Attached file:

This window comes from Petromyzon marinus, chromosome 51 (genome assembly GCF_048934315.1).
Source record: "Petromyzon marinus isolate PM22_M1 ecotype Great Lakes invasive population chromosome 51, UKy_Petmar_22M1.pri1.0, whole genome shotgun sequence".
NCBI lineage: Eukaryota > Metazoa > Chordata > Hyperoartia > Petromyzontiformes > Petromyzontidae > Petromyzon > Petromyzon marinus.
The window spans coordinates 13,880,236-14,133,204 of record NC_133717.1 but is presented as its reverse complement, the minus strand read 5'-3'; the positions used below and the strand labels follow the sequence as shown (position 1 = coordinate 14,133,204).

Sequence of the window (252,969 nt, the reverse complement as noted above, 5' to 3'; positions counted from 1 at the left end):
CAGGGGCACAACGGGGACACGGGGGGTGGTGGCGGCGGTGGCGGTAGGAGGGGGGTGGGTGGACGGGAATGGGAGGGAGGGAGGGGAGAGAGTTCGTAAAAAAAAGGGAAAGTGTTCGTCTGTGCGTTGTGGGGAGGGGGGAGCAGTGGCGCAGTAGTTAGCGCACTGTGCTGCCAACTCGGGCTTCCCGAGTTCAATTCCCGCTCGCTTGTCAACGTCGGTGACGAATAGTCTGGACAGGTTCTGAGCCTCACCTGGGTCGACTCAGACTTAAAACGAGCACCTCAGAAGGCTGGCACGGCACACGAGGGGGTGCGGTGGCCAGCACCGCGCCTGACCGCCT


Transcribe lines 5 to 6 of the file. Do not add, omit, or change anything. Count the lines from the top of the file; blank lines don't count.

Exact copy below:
Sequence of the window (252,969 nt, the reverse complement as noted above, 5' to 3'; positions counted from 1 at the left end):
CAGGGGCACAACGGGGACACGGGGGGTGGTGGCGGCGGTGGCGGTAGGAGGGGGGTGGGTGGACGGGAATGGGAGGGAGGGAGGGGAGAGAGTTCGTAAAAAAAAGGGAAAGTGTTCGTCTGTGCGTTGTGGGGAGGGGGGAGCAGTGGCGCAGTAGTTAGCGCACTGTGCTGCCAACTCGGGCTTCCCGAGTTCAATTCCCGCTCGCTTGTCAACGTCGGTGACGAATAGTCTGGACAGGTTCTGAGCCTCACCTGGGTCGACTCAGACTTAAAACGAGCACCTCAGAAGGCTGGCACGGCACACGAGGGGGTGCGGTGGCCAGCACCGCGCCTGACCGCCT